Collins was raised in Evanston, Illinois, and spent a year in Ecuador after high school teaching English and working for a micro-finance organization. Collins went on to receive her master’s in urban development studies from Tufts University.
She recently sat down with IFF to reflect on her experience growing up in Evanston and her takeaways from Chicago200.
IFF: You went into Chicago200 having already crossed a lot of boundaries – the obvious one being living in Ecuador. Are there others?
Collins: I grew up in a predominantly white neighborhood in Evanston, and the schools I attended were in Evanston’s predominantly black and brown neighborhoods. So, I crossed that divide every day and I always saw the differences but didn’t understand why they existed.
At Tufts, I took a class called Urban Sociology, which focused on urban development in Chicago. Through that class, I became aware of the very intentional political and social decisions that engineered the racial divide I’d grown up around. The class was one of many formative experiences that gave me the language and historical context to better understand Evanston and my positionality as a white person within this community.
One moment that stands out was seeing a redlining map for the first time and recognizing that while it was published in 1939, the invisible line that runs down McCormick Boulevard along the North Shore Channel still exists. It’s there in a new and different way now, but the legacy of redlining remains.
IFF: How did Chicago200 address the city’s legacy of segregation?
Collins: For the first two days, we heard from some incredible speakers – including rapper Vic Mensa and Daniel Ash from the Chicago Community Trust – and went on immersion trips to different neighborhoods. We then spent the entire third day in groups of nine or 10 working on the guiding question, which was “What do we want the legacy of Chicago to be by its 200th anniversary in 2037?”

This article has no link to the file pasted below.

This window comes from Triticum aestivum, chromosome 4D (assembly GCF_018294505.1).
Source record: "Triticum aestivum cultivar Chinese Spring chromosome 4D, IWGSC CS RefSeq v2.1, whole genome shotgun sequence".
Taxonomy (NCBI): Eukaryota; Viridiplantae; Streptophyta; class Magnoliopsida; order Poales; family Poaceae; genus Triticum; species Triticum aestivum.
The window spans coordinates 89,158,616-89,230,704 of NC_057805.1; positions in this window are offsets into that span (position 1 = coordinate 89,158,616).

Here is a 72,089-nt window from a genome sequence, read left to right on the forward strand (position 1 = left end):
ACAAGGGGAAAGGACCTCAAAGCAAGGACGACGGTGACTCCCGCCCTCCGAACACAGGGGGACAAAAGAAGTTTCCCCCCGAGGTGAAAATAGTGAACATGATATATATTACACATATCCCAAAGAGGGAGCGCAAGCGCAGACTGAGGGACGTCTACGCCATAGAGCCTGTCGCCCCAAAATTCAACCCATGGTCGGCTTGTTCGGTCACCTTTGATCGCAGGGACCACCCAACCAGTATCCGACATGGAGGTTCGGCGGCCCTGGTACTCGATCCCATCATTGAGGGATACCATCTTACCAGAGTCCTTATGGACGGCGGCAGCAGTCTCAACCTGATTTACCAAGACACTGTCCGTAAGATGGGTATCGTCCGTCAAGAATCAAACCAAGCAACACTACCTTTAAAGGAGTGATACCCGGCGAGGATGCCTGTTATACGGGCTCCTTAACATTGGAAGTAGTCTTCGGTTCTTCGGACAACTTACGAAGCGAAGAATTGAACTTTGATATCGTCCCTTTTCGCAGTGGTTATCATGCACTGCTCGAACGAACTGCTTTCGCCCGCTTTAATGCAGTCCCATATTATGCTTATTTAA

The most prominent theme was the love that in the group for this city and region. For the lake and the people and the music and the culture. It was really powerful to be around so many young, dedicated leaders – I really felt that we are in it for the long run.
Another theme that arose was the need to create more connection among residents who wouldn’t otherwise meet – and more connection to resources for neighborhoods that have been historically and intentionally disconnected. I think that theme was a testament to the segregated nature of the city. There are just such obvious places you’re “supposed” to be and “not supposed” to be in Chicago and that social mapping over the physical space has huge effects on the city.
So, the question became: How do we get across those barriers without ignoring or downplaying our history? We can’t just say, “Everyone be friends.” We need to acknowledge and learn our histories, and, at the same time, continue moving forward.
IFF: What were some of the specific ideas you and your peers came up with for building a more connected, less segregated Chicago?
Collins: There were 10 groups and a lot of us focused on ways to bring people from different communities to the table to share their experiences. There was an emphasis that “different communities” does not only mean addressing the white and black binary, but also, for example, building coalitions among various immigrant groups and between black and brown communities. One group created “Deep Dish-cussions” – which would bring members a community together over Chicago’s deep dish pizza.
The idea that won the youth vote was called “200 lots.” This group came up with the idea to give young people across the city the opportunity to decide how to revive vacant lots – and then letting them do it, whether it’s open mic sessions, dance parties, or a Boombox [shipping container for pop-up retail].
Our group recommended starting the Chicago Youth Trust, which the judges selected as the winning solution.
IFF: What was your group’s process for coming up with the winning idea?
Collins: I’m glad you asked about that, because we weren’t really working for the deliverable or the “win” – the energy of the event wasn’t competitive. We were working for the process. What I found most valuable was having dedicated time to sit with people very different from me and learn how to articulate a problem together. It was about having a structured space to dream.